Should I invest in emerging markets 2019
The short answer is “No”! To be more specific: if markets allow it maybe later in 2019, but not now! In a recent interview, Mark Mobius was bullish on emerging markets and saw it as a perfect time to build a position in these high growth economies going into 2019. His arguments were as usual, structured, eloquent and to the point. For anyone who was listening, he made a lot of sense – including myself. Yet, he can’t be more wrong on his bullish call as of December 2018 and in this episode, I will be discussing why.
Good Arguments to Invest In Emerging Markets
Mobius is not alone with his bullish forecast for 2019. Morgan Stanley and a row of other emerging markets experts and brokers seem like an echo to Mobius bullish call forecasting outperformance for this asset class in 2019. But how could they do differently? Isn’t it their job to promote their asset class – after all it pays their lofty fees? And what does “outperformance” mean anyway for an absolute return-oriented investor? -17% rather than -20% for the S&P 500? Not really soothing!
Many Arguments Against Investing in Emerging Markets in 2019
Emerging markets stocks and bonds suffer exponentially from wild capital flows that happen these days. Also, in times of crises, currencies such as the USD or the JPY are considered safe haven, whatever people like Peter Shiff might tell you. They are the most liquid and most secure markets. A strong JPY and USD are always bad for emerging markets which usually borrow heavily in these currencies. Furthermore, capital-rich countries such as Japan and Europe have been and will delay investments in these countries putting more pressure on debt-ridden local companies.
In the end, the market will break and a string of bankruptcy will put a final stamp on emerging markets investment opportunities. But that is a great opportunity for 80/20 investors and smart money alike! We just have to be more patient and wait for the extreme outliers in market developments and market valuations. The patience has always paid off especially in emerging markets investing.
Mark Mobius – Emerging Markets Guru
Born August 17, 1936 (age 82)
Years active 1987–Present
Founder of Mobius Capital Partners LLP.
Former executive chairman of Templeton Emerging Markets Group,
For anyone who doesn’t know Mark Mobius, he is the emerging markets guru for over 30 years and my personal hero. He was on top of his game with emerging markets investing when others back in NYC or London were discussing Wall Street (the movie) or foresaw Japan as the great economic power that would rule the world. For me, he has always been the Warren Buffett of emerging markets. His value investing approach and his confident but mild manner have always made an impression on me. One could argue, he is one of the reasons, why I moved to Asia early on.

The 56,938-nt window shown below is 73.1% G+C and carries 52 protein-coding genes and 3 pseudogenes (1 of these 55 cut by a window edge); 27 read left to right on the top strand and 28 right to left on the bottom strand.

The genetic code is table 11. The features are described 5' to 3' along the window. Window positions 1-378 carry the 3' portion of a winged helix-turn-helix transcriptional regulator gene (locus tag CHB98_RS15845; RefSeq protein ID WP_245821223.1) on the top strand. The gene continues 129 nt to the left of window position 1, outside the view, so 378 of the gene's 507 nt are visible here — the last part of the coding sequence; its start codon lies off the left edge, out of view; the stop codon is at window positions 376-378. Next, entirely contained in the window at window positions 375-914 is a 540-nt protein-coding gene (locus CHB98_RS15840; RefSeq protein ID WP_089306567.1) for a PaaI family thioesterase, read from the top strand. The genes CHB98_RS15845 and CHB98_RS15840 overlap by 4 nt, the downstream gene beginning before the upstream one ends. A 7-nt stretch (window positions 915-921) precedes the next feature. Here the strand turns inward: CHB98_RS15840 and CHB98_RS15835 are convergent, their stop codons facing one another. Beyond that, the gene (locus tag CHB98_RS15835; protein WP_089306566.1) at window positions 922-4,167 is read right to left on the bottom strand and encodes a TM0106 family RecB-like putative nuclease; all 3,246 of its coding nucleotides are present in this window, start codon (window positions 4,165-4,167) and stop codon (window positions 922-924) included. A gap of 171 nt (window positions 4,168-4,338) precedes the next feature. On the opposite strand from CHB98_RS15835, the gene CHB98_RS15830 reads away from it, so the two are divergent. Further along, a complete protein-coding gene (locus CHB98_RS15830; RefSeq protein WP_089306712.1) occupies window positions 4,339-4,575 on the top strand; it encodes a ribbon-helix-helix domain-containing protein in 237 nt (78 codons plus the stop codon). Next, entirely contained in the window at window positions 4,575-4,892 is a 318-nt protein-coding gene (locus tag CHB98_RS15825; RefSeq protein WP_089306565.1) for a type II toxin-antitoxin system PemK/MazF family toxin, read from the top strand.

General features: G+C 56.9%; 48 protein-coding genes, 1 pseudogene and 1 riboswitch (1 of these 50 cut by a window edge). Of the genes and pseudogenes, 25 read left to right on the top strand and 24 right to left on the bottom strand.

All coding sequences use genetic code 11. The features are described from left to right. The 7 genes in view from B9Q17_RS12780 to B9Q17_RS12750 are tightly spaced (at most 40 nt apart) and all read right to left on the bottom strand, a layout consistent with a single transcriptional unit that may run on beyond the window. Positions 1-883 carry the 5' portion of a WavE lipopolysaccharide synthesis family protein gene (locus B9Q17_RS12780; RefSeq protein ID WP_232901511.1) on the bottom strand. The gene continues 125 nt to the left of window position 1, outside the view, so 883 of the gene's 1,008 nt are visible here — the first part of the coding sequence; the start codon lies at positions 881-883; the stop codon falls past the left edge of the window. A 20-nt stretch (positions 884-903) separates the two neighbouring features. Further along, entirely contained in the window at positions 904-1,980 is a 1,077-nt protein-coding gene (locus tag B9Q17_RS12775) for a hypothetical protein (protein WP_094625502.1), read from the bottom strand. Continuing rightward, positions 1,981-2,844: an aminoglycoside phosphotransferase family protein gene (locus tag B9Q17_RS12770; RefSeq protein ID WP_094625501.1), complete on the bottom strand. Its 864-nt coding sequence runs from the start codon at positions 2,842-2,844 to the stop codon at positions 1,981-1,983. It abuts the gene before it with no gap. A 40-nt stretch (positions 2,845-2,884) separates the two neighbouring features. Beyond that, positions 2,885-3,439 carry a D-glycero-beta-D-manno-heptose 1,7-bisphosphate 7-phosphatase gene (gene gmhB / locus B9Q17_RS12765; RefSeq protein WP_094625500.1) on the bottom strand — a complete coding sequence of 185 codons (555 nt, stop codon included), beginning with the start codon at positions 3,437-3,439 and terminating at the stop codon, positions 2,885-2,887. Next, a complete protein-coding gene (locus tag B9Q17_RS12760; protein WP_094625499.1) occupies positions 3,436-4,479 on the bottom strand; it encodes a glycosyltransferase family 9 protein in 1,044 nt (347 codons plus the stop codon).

But the rise of index funds and ETFs, rapid market shifts as well as the globalization of financial markets, has had a toll on him and his firm. One could argue, that his approach to emerging markets investing has become somewhat “stale” or “old-fashioned”. He still follows the same academic approach to investing that he learned through academic channels and official literature almost 30 years back, even though we have made much progress in behavioral finance and behavioral economics in general over the last 10 years.
His most recent emerging mark calls weren’t always spot on and rumors were flying around that was one of the reasons he had had to leave his comfortable position at the top of emerging markets investing at Templeton in 2015. I would argue, that it was just a necessary generational change at the top of Templeton and at Templeton Emerging Markets Group in particular. We shouldn’t forget that the firm itself has been under enormous pressure from the likes of Vanguard, BlackRock, and Co.
And so Mobius ventured out on his own founding Mobius Capital Partners LLP fairly recently and doing what he has been known best – promoting emerging markets investing! But my major concern is that he will soon realize that this is a very different world from where he started 30 years back and without the funds and platform Templeton has always provided him and in effect insulated him from occasional bad calls (don’t mention the private jet he used jet-setting around the globe). He will soon realize that just by being “long” emerging markets won’t work as well as it used to be. And just because he has been launching his own firm and series of funds is not a good reason to be bullish on emerging markets as of December 2018 and going into 2019.
Having said this, with the depth of emerging markets insight, vast network around the globe and value investing experience he is capable of making this giant leap at a rather late stage of his impressive career – this time as a stand-alone person. I wish him all the success and performance he deserves in his new endeavors. He will always be my emerging markets guru who brought me to Asia.